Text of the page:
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Forest Park ‘in the pink’ vs. West Iron PDF Print E-mail
Written by Peter Nocerini   
Tuesday, October 08, 2013 1:54 PM

West Iron’s Abbie Grubbs gets up high to send a shot at Forest Park defenders during their Oct. 1 match at the Eddie Chambers Gym.
CRYSTAL FALLS—Oct. 1 was pink-out night here, with Forest Park and West Iron’s volleyball teams both wearing pink to promote women’s health issues.
If you thought “well, pink is pink,” that definitely was not the case. This time West Iron wore a rosy pink, while the Lady Trojans chose a violet pink—the difference between the two pinks was easy to see.
The Wykons’ shirts all carried messages: “Iron County Pink Out” and “Together we can make a difference” and “#Ignite the rivalry” on the front, along with the logos from both schools. On back, they read “The game is only half the battle.”
Forest Park’s shirts just had a number on the front. On the back was the number under “Lady Trojans.”
“We’re going to be wearing pink all month, it looks like,” FP Coach Kim Bjork said later. “Raising money for our volleyball program and for the Iron County Cancer Unit.”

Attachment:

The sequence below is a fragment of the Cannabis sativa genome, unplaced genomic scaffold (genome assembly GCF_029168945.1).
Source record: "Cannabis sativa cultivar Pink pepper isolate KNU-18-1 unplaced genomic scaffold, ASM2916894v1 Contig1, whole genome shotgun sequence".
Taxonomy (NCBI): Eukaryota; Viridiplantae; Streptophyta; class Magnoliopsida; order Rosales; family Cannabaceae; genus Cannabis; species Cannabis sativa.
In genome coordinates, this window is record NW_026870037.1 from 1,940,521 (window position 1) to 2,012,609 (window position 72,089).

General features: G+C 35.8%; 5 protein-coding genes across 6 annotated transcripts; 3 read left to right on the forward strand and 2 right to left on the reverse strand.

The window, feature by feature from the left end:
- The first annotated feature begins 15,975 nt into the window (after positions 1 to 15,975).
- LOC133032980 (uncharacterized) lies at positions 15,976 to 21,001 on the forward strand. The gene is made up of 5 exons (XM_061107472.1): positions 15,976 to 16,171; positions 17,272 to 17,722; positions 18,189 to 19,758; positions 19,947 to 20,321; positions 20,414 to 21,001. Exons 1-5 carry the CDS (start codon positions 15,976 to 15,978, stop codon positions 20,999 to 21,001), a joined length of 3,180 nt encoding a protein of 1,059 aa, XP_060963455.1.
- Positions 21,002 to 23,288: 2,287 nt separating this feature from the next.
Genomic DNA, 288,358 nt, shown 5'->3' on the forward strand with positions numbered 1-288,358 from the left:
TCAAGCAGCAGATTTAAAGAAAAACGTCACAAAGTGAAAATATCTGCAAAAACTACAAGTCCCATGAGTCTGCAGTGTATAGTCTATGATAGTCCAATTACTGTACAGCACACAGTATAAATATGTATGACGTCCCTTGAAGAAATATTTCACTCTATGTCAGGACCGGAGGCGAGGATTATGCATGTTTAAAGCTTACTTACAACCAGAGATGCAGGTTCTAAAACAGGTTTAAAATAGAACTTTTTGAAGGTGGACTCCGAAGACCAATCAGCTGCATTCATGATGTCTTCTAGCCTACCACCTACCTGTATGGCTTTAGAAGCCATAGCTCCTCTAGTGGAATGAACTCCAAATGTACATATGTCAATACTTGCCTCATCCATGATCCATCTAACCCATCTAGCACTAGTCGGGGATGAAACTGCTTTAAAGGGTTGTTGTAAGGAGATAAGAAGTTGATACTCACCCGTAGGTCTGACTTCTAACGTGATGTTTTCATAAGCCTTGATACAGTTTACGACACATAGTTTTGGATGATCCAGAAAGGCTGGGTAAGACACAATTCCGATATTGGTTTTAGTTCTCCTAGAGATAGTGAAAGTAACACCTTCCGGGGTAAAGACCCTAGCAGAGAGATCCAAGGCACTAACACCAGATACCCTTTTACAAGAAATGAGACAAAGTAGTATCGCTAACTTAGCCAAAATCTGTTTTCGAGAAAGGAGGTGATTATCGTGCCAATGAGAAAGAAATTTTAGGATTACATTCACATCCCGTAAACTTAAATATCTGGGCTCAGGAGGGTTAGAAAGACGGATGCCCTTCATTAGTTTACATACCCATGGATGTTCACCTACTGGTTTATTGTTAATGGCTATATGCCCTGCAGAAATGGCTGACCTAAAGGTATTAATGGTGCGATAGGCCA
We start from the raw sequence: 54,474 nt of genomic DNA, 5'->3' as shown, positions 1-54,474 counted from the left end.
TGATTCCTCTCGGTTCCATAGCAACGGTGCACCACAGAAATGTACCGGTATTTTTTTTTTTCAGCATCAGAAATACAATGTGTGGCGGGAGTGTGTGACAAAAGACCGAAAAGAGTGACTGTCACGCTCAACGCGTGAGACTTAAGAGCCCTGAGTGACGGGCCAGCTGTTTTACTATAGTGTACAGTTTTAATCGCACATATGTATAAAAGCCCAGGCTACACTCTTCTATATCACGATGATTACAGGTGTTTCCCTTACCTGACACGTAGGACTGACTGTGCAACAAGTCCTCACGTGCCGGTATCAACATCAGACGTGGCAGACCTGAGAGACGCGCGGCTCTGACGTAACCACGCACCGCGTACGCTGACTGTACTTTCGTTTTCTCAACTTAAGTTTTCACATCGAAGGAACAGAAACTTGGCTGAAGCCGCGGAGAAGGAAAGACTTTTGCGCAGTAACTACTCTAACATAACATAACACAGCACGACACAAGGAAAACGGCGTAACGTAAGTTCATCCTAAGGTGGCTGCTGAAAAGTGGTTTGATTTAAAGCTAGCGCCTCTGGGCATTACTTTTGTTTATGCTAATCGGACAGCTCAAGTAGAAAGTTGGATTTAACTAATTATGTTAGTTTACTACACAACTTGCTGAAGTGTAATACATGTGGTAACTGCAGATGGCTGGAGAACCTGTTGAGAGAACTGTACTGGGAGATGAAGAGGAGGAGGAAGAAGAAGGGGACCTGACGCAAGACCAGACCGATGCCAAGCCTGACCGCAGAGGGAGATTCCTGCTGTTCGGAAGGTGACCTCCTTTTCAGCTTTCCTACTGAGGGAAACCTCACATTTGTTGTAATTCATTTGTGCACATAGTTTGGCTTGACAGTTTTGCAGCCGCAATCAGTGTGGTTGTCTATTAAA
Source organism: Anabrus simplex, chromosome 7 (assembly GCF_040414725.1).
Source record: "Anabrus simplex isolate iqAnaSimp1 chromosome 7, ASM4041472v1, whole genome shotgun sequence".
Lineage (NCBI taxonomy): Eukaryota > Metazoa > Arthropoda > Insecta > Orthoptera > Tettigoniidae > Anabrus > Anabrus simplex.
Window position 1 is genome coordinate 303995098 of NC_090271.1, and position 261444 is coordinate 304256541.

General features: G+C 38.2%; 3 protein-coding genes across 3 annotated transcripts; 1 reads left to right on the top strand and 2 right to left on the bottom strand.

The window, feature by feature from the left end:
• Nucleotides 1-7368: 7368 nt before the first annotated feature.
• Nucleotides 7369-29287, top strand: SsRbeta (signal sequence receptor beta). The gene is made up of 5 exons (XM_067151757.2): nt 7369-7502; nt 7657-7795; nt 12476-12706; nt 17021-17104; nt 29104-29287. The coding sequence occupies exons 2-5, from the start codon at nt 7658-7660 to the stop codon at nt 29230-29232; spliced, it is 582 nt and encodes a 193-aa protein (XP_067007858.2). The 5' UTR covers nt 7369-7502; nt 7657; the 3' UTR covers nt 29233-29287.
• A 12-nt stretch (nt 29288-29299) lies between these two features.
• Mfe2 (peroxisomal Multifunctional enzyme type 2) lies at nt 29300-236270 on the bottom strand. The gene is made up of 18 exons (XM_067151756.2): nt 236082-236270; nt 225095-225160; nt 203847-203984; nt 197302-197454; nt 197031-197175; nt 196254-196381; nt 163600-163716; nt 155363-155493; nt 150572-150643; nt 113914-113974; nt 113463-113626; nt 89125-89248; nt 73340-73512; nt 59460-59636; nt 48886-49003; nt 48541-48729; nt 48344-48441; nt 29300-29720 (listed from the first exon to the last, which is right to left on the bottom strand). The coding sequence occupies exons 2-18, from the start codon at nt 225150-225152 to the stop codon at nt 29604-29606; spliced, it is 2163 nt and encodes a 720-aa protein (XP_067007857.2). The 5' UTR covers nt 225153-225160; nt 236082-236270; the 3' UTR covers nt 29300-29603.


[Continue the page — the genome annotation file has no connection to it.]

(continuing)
On the court, the Wykons challenged Forest Park in a long, dramatic first set, but the Lady Trojans wound up with still another 3-0 win. The scores were 29-27, 25-10, 25-15.
Two nights later, on Oct. 3, the Lady Trojans hosted Carney-Nadeau, which also fought hard in the first set. Again, the story had a familiar ending: Forest Park won 3-0 (25-21, 25-8, 25-11).
FP starts this week with a 19-1-5 record and is 7-0 in the Skyline Conference.
After West Iron just barely fell short of a rare win over Forest Park in the first set (details in the West Iron story), the match was essentially over. The Wykons didn’t seem to have much fight left, and the Lady Trojans made short work of them.
Lexi Gussert’s six-point spell on serve, including five aces, opened an 11-4 lead in the second set. Twos and threes from Kelsi Hendrickson, Kendra Campbell and Maria Stankewicz ended a 25-10 win.
The Wykons played better in the third set and only trailed 9-7 when Stankewicz got the ball—she served five to break it open.
“We were very slow in the first set,” Bjork said after post-match handshakes. “We weren’t moving very well.


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